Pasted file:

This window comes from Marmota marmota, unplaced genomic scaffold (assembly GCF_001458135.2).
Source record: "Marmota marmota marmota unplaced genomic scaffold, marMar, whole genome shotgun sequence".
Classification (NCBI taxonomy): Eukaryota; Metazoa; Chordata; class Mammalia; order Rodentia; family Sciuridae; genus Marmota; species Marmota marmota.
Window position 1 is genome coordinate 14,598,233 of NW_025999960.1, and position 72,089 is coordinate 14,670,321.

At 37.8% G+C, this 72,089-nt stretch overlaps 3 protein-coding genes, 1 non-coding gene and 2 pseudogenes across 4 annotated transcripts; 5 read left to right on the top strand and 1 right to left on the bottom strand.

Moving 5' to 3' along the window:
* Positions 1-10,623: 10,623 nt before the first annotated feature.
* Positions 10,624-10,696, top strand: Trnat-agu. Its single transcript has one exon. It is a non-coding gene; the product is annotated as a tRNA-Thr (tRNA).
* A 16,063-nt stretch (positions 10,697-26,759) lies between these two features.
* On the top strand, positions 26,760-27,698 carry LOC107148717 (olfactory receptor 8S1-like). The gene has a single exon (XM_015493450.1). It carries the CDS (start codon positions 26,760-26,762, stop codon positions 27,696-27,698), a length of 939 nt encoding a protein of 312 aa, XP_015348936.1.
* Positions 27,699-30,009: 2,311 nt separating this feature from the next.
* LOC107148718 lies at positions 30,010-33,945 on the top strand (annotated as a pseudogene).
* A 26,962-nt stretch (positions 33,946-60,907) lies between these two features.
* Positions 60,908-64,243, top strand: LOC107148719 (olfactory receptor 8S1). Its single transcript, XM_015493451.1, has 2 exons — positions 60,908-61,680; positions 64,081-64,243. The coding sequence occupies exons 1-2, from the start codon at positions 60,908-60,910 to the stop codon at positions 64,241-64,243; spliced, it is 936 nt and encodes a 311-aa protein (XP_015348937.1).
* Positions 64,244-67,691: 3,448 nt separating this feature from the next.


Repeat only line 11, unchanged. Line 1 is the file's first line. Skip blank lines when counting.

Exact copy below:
* Positions 27,699-30,009: 2,311 nt separating this feature from the next.